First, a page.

Jack Kemp's Run For Glory In 2000?

His "happy warrior" approach has some conservatives grumbling

A gust of wind blew away his speech text. But that didn't faze Jack Kemp a bit. Midway through a stemwinder about the need to spur growth with "fewer taxes, less regulation, and more innovation," the Republican Vice-Presidential nominee paused and told rapt Amgen Inc. employees at a Sept. 30 rally in Thousand Oaks, Calif.: "I don't need notes. I've been waiting a long time for a chance to say these things. They come from the marrow of my bones."

Kemp's warm reception in California's high-tech halls has been matched by applause in black neighborhoods and blue-collar suburbs. Trouble is, Kemp's boss, Bob Dole, needs a surge in the polls right now. As the ticket struggles, Kemp's "happy warrior" routine is raising eyebrows in some GOP quarters. A few critics wonder whether the beneficiary of Kemp's backfield scrambling is Dole--or a once and future Presidential candidate named Kemp.

Kemp is careful to stay scrupulously loyal. "I will make a great blocking back for Bob Dole," the ex-quarterback tells audiences. But a second fiddle he's not. Kemp has been granted license to say and do what he thinks--within some limits. The strategy is to build enthusiasm for the ticket. But the result is that Kemp is free to build his GOP base. "He's a peer, not an understudy, to Dole," effuses one senior Kemp aide.

This never was a marriage made in supply-side heaven. Although Kemp wins kudos from the Beltway pundits he has cultivated over the years, there is scant evidence that his "hope, growth, and opportunity" shtick helps sell the dour Dole to voters. And GOP snipers fault Kemp's refusal to launch character assaults on Bill Clinton. "We have a substantive message," says Campaign Manager Wayne Berman. "We don't need an attack dog." But Dole's own ability to slug Clinton is constrained by his reputation for meanness. "I remember the good old days when the Vice-Presidential nominee was the hatchet man," sniffs one Dole adviser.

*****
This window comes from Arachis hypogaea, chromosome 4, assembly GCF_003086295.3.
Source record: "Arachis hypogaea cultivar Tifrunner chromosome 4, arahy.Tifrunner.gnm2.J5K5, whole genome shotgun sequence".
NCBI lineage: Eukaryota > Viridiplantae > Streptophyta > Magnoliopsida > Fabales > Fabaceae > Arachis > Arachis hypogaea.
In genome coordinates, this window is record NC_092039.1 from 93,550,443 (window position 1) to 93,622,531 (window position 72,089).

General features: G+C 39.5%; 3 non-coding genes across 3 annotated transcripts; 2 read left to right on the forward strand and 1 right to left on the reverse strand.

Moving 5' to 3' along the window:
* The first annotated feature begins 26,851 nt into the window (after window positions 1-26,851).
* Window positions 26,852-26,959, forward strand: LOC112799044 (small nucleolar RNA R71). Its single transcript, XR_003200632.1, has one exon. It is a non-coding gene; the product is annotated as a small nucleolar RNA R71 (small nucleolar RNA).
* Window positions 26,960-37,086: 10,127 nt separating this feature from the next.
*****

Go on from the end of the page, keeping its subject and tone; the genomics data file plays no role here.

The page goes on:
Kemp has struggled to stay "on message" stumping for Dole's 15% tax cut. But he's clearly more enthused about a flat tax and abolishing inheritance levies and the capital-gains tax. Dole is cautious about all these ideas, associated more with Kemp's ideological soul mate, former Dole rival Steve Forbes.

Alternating visits between GOP enclaves and inner cities, Kemp is most animated when he's preaching his message of inclusion. Visiting a magnet school for black and Hispanic children in East Palo Alto, Calif., he evokes Martin Luther King Jr. and Jesse Jackson: "I want a country where hope is alive, not just talked about." But as the election nears, the time Kemp devotes to wooing minorities is bugging some conservatives. "I don't know what Jack is doing in Newark," gripes one Dole confidant. "In politics, you have to go where the votes are, and there aren't many [Dole votes] in the ghetto."

VISIONARY? Kemp has one more chance to prove his mettle: On Oct. 9 in St. Petersburg, Fla., he's scheduled to take on Vice-President Al Gore in a nationally televised debate. "It's a prime opportunity to make the case for Dole," says GOP analyst William Kristol. But even if Kemp shines in the face-off, Kristol disputes the notion that Kemp will suddenly leap to the head of the post-Dole pack of GOP hopefuls. "If Dole loses, the race starts over."

Despite such doubts, Kemp is confident he can talk rings around any who doubt his supply-side views. This certitude is endearing to voters--up to a point. "I like Jack Kemp; he's a visionary," says David C. Kostin, 33, in a typical reaction. But Kostin, an Amgen construction supervisor, says he's leaning toward Clinton. Sentiments like that might depress others. But not Jack Kemp, who may realize he had little to lose by joining Dole--and much to gain for a future Presidential run of his own.

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